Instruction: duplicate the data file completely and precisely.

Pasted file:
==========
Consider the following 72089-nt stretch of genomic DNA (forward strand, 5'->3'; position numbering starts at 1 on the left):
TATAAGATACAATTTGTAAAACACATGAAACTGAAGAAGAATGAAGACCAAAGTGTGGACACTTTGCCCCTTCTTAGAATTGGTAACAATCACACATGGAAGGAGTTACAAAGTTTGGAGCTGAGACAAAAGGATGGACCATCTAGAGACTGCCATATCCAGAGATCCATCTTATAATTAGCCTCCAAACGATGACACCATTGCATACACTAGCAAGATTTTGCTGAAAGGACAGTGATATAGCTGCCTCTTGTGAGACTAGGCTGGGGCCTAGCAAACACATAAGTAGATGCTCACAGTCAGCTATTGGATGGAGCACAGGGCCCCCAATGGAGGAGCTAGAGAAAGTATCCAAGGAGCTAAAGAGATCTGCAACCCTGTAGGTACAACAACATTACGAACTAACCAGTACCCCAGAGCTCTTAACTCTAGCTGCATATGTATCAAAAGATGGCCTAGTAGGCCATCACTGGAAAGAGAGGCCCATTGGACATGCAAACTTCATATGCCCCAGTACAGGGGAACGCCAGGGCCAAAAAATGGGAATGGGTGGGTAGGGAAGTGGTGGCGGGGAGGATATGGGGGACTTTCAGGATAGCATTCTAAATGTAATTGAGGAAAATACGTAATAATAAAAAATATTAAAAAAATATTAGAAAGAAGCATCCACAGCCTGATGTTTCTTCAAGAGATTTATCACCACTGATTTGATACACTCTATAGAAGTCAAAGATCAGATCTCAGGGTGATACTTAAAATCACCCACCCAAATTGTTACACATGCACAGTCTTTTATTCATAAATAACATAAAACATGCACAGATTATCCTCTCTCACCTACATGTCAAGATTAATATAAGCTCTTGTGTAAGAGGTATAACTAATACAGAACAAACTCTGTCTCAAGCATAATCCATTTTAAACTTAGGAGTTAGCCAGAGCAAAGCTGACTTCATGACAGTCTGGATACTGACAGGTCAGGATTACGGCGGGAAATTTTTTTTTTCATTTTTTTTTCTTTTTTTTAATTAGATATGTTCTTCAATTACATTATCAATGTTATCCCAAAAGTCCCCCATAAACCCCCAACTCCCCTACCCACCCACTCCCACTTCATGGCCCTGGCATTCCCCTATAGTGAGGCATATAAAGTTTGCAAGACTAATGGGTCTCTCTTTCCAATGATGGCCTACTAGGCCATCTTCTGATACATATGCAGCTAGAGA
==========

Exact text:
Consider the following 72089-nt stretch of genomic DNA (forward strand, 5'->3'; position numbering starts at 1 on the left):
TATAAGATACAATTTGTAAAACACATGAAACTGAAGAAGAATGAAGACCAAAGTGTGGACACTTTGCCCCTTCTTAGAATTGGTAACAATCACACATGGAAGGAGTTACAAAGTTTGGAGCTGAGACAAAAGGATGGACCATCTAGAGACTGCCATATCCAGAGATCCATCTTATAATTAGCCTCCAAACGATGACACCATTGCATACACTAGCAAGATTTTGCTGAAAGGACAGTGATATAGCTGCCTCTTGTGAGACTAGGCTGGGGCCTAGCAAACACATAAGTAGATGCTCACAGTCAGCTATTGGATGGAGCACAGGGCCCCCAATGGAGGAGCTAGAGAAAGTATCCAAGGAGCTAAAGAGATCTGCAACCCTGTAGGTACAACAACATTACGAACTAACCAGTACCCCAGAGCTCTTAACTCTAGCTGCATATGTATCAAAAGATGGCCTAGTAGGCCATCACTGGAAAGAGAGGCCCATTGGACATGCAAACTTCATATGCCCCAGTACAGGGGAACGCCAGGGCCAAAAAATGGGAATGGGTGGGTAGGGAAGTGGTGGCGGGGAGGATATGGGGGACTTTCAGGATAGCATTCTAAATGTAATTGAGGAAAATACGTAATAATAAAAAATATTAAAAAAATATTAGAAAGAAGCATCCACAGCCTGATGTTTCTTCAAGAGATTTATCACCACTGATTTGATACACTCTATAGAAGTCAAAGATCAGATCTCAGGGTGATACTTAAAATCACCCACCCAAATTGTTACACATGCACAGTCTTTTATTCATAAATAACATAAAACATGCACAGATTATCCTCTCTCACCTACATGTCAAGATTAATATAAGCTCTTGTGTAAGAGGTATAACTAATACAGAACAAACTCTGTCTCAAGCATAATCCATTTTAAACTTAGGAGTTAGCCAGAGCAAAGCTGACTTCATGACAGTCTGGATACTGACAGGTCAGGATTACGGCGGGAAATTTTTTTTTTCATTTTTTTTTCTTTTTTTTAATTAGATATGTTCTTCAATTACATTATCAATGTTATCCCAAAAGTCCCCCATAAACCCCCAACTCCCCTACCCACCCACTCCCACTTCATGGCCCTGGCATTCCCCTATAGTGAGGCATATAAAGTTTGCAAGACTAATGGGTCTCTCTTTCCAATGATGGCCTACTAGGCCATCTTCTGATACATATGCAGCTAGAGA